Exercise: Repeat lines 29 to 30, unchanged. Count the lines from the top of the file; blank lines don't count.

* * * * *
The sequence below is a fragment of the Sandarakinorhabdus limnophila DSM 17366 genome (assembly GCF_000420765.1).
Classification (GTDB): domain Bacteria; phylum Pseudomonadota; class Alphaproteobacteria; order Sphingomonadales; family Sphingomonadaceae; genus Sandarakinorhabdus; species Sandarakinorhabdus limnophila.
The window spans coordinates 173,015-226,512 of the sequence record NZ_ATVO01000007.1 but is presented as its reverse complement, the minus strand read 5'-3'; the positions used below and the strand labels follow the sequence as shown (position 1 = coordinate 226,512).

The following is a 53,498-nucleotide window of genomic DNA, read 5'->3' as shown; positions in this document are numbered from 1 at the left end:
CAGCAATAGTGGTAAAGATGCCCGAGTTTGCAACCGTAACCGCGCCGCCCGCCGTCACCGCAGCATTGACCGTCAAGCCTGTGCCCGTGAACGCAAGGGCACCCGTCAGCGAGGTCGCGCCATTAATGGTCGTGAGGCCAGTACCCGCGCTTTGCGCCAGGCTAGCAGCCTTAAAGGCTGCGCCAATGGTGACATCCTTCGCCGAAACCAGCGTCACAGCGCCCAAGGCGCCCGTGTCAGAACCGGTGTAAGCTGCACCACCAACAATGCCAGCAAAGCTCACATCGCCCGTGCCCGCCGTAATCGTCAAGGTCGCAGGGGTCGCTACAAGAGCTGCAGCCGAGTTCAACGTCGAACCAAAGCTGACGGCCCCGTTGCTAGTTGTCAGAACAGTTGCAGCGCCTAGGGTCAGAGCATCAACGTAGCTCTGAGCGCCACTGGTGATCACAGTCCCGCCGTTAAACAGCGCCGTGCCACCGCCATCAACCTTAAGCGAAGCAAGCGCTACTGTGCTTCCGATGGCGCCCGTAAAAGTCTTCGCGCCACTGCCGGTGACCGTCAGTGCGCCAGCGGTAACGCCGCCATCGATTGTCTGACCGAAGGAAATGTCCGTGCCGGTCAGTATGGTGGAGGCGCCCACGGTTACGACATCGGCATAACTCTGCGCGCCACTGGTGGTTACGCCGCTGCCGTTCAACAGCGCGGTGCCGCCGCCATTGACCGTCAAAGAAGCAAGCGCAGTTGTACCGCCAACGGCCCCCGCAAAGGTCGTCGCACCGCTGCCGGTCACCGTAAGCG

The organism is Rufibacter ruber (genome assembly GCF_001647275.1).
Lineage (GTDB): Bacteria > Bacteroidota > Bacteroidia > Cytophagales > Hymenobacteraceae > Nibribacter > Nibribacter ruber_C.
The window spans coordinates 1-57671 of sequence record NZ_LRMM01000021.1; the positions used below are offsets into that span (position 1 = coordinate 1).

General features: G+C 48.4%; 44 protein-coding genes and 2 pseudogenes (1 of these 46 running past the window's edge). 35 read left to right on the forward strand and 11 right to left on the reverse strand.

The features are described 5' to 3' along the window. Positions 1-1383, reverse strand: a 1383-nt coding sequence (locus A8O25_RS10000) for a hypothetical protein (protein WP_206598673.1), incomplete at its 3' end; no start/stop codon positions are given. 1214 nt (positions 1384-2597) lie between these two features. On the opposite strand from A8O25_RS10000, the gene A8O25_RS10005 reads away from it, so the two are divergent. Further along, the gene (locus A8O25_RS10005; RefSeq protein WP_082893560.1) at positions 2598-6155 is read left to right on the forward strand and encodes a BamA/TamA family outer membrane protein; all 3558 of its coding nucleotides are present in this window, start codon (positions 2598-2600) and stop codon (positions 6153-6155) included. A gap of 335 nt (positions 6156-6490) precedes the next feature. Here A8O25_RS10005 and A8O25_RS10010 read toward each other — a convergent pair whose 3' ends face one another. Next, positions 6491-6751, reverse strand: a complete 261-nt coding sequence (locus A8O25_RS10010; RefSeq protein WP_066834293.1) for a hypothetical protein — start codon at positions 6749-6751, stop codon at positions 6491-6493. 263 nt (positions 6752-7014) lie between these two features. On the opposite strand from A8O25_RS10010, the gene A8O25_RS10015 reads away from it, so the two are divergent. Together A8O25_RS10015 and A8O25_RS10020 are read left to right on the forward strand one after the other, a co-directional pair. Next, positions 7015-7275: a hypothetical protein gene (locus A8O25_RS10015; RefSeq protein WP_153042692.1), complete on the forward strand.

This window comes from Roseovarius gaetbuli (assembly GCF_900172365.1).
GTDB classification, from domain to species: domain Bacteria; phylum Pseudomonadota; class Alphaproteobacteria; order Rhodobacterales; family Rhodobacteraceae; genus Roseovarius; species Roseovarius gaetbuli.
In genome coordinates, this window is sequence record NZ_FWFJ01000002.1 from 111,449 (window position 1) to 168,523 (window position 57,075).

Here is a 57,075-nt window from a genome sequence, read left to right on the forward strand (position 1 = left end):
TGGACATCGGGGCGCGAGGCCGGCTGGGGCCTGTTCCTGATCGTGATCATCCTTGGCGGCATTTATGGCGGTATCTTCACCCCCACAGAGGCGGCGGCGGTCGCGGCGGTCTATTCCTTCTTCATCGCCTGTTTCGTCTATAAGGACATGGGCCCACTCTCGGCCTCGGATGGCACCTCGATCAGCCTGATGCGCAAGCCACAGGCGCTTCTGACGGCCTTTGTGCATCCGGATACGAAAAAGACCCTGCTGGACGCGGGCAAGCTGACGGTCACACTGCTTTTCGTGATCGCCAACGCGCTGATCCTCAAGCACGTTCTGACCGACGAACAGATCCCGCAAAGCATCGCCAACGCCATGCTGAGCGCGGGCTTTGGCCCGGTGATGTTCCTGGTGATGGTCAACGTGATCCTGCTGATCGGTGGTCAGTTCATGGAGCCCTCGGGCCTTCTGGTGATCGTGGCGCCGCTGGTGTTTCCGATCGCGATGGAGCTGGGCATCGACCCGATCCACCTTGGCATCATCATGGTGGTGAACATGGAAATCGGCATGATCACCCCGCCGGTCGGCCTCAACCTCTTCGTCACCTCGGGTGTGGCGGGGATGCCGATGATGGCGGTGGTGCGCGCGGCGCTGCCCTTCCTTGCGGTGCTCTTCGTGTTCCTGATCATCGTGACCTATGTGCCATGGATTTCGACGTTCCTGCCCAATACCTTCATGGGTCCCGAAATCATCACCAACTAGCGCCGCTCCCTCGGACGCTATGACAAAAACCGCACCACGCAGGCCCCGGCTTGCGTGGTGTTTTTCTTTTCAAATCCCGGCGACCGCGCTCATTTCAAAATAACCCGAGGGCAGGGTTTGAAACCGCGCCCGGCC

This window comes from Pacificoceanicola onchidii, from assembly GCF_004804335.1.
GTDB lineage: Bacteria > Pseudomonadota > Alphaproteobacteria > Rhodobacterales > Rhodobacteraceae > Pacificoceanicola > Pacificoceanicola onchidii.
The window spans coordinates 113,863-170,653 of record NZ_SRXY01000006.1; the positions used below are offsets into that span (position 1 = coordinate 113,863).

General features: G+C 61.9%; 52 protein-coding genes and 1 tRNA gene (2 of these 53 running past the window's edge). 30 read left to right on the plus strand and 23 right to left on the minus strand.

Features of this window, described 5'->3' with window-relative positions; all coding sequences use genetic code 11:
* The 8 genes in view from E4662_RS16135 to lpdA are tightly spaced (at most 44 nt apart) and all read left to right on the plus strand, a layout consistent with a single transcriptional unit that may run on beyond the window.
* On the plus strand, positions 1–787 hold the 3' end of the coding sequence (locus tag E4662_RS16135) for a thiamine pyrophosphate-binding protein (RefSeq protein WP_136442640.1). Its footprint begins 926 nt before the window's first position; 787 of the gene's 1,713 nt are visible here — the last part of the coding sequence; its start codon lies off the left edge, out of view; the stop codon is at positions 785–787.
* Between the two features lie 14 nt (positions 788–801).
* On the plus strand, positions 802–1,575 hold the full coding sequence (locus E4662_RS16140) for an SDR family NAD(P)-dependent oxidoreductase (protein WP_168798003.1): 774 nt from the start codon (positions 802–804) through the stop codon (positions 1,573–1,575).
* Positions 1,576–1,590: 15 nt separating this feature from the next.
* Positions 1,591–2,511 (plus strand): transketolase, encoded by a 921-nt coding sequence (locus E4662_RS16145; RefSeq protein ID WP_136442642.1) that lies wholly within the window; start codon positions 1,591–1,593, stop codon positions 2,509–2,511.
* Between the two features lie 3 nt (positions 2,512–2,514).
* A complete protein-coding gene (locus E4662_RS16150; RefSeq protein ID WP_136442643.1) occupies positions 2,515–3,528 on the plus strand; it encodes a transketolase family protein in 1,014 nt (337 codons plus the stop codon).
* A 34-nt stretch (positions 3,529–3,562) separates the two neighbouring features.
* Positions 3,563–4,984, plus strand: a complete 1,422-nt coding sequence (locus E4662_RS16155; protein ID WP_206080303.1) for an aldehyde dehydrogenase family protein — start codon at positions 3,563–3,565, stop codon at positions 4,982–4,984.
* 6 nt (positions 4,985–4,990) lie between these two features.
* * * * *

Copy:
* A 34-nt stretch (positions 3,529–3,562) separates the two neighbouring features.
* Positions 3,563–4,984, plus strand: a complete 1,422-nt coding sequence (locus E4662_RS16155; protein ID WP_206080303.1) for an aldehyde dehydrogenase family protein — start codon at positions 3,563–3,565, stop codon at positions 4,982–4,984.